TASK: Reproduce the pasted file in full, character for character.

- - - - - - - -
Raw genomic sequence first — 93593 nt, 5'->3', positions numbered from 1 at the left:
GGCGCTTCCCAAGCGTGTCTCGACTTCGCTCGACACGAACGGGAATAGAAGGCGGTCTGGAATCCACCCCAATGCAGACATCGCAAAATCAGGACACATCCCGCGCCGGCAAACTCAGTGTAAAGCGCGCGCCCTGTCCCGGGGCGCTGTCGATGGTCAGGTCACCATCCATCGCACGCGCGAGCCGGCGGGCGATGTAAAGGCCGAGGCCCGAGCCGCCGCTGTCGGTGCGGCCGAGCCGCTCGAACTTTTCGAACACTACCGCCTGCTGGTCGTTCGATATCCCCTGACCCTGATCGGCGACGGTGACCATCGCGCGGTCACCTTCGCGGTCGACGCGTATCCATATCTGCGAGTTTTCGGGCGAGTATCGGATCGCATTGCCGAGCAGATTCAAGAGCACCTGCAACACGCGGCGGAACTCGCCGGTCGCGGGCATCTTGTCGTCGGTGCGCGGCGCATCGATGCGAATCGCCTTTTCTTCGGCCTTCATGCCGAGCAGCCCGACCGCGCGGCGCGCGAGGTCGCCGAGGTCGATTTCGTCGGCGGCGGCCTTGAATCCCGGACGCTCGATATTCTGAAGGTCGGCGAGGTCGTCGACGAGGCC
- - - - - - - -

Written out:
Raw genomic sequence first — 93593 nt, 5'->3', positions numbered from 1 at the left:
GGCGCTTCCCAAGCGTGTCTCGACTTCGCTCGACACGAACGGGAATAGAAGGCGGTCTGGAATCCACCCCAATGCAGACATCGCAAAATCAGGACACATCCCGCGCCGGCAAACTCAGTGTAAAGCGCGCGCCCTGTCCCGGGGCGCTGTCGATGGTCAGGTCACCATCCATCGCACGCGCGAGCCGGCGGGCGATGTAAAGGCCGAGGCCCGAGCCGCCGCTGTCGGTGCGGCCGAGCCGCTCGAACTTTTCGAACACTACCGCCTGCTGGTCGTTCGATATCCCCTGACCCTGATCGGCGACGGTGACCATCGCGCGGTCACCTTCGCGGTCGACGCGTATCCATATCTGCGAGTTTTCGGGCGAGTATCGGATCGCATTGCCGAGCAGATTCAAGAGCACCTGCAACACGCGGCGGAACTCGCCGGTCGCGGGCATCTTGTCGTCGGTGCGCGGCGCATCGATGCGAATCGCCTTTTCTTCGGCCTTCATGCCGAGCAGCCCGACCGCGCGGCGCGCGAGGTCGCCGAGGTCGATTTCGTCGGCGGCGGCCTTGAATCCCGGACGCTCGATATTCTGAAGGTCGGCGAGGTCGTCGACGAGGCC